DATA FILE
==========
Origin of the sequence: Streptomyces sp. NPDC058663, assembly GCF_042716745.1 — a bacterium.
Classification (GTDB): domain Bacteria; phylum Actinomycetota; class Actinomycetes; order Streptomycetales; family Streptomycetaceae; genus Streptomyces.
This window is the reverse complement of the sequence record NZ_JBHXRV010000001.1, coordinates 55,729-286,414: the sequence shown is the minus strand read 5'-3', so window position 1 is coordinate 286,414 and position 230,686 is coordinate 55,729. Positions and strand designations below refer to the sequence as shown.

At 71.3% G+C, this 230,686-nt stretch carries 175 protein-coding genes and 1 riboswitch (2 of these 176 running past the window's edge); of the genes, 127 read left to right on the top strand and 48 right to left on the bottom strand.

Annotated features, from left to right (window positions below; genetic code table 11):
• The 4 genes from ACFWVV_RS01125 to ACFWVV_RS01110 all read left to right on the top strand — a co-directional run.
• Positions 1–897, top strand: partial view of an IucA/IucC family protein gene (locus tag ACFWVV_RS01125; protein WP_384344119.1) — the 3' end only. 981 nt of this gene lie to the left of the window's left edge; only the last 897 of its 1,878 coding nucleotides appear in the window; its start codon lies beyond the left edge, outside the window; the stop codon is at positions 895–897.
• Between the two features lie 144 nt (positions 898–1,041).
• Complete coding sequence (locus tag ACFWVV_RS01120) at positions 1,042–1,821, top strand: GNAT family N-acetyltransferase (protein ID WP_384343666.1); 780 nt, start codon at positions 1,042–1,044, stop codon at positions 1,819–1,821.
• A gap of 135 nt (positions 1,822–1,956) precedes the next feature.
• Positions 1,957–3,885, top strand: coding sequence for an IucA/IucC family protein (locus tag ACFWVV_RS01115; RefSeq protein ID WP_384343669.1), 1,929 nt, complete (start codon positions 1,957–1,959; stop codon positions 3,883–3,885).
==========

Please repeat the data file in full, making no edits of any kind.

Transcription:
Origin of the sequence: Streptomyces sp. NPDC058663, assembly GCF_042716745.1 — a bacterium.
Classification (GTDB): domain Bacteria; phylum Actinomycetota; class Actinomycetes; order Streptomycetales; family Streptomycetaceae; genus Streptomyces.
This window is the reverse complement of the sequence record NZ_JBHXRV010000001.1, coordinates 55,729-286,414: the sequence shown is the minus strand read 5'-3', so window position 1 is coordinate 286,414 and position 230,686 is coordinate 55,729. Positions and strand designations below refer to the sequence as shown.

At 71.3% G+C, this 230,686-nt stretch carries 175 protein-coding genes and 1 riboswitch (2 of these 176 running past the window's edge); of the genes, 127 read left to right on the top strand and 48 right to left on the bottom strand.

Annotated features, from left to right (window positions below; genetic code table 11):
• The 4 genes from ACFWVV_RS01125 to ACFWVV_RS01110 all read left to right on the top strand — a co-directional run.
• Positions 1–897, top strand: partial view of an IucA/IucC family protein gene (locus tag ACFWVV_RS01125; protein WP_384344119.1) — the 3' end only. 981 nt of this gene lie to the left of the window's left edge; only the last 897 of its 1,878 coding nucleotides appear in the window; its start codon lies beyond the left edge, outside the window; the stop codon is at positions 895–897.
• Between the two features lie 144 nt (positions 898–1,041).
• Complete coding sequence (locus tag ACFWVV_RS01120) at positions 1,042–1,821, top strand: GNAT family N-acetyltransferase (protein ID WP_384343666.1); 780 nt, start codon at positions 1,042–1,044, stop codon at positions 1,819–1,821.
• A gap of 135 nt (positions 1,822–1,956) precedes the next feature.
• Positions 1,957–3,885, top strand: coding sequence for an IucA/IucC family protein (locus tag ACFWVV_RS01115; RefSeq protein ID WP_384343669.1), 1,929 nt, complete (start codon positions 1,957–1,959; stop codon positions 3,883–3,885).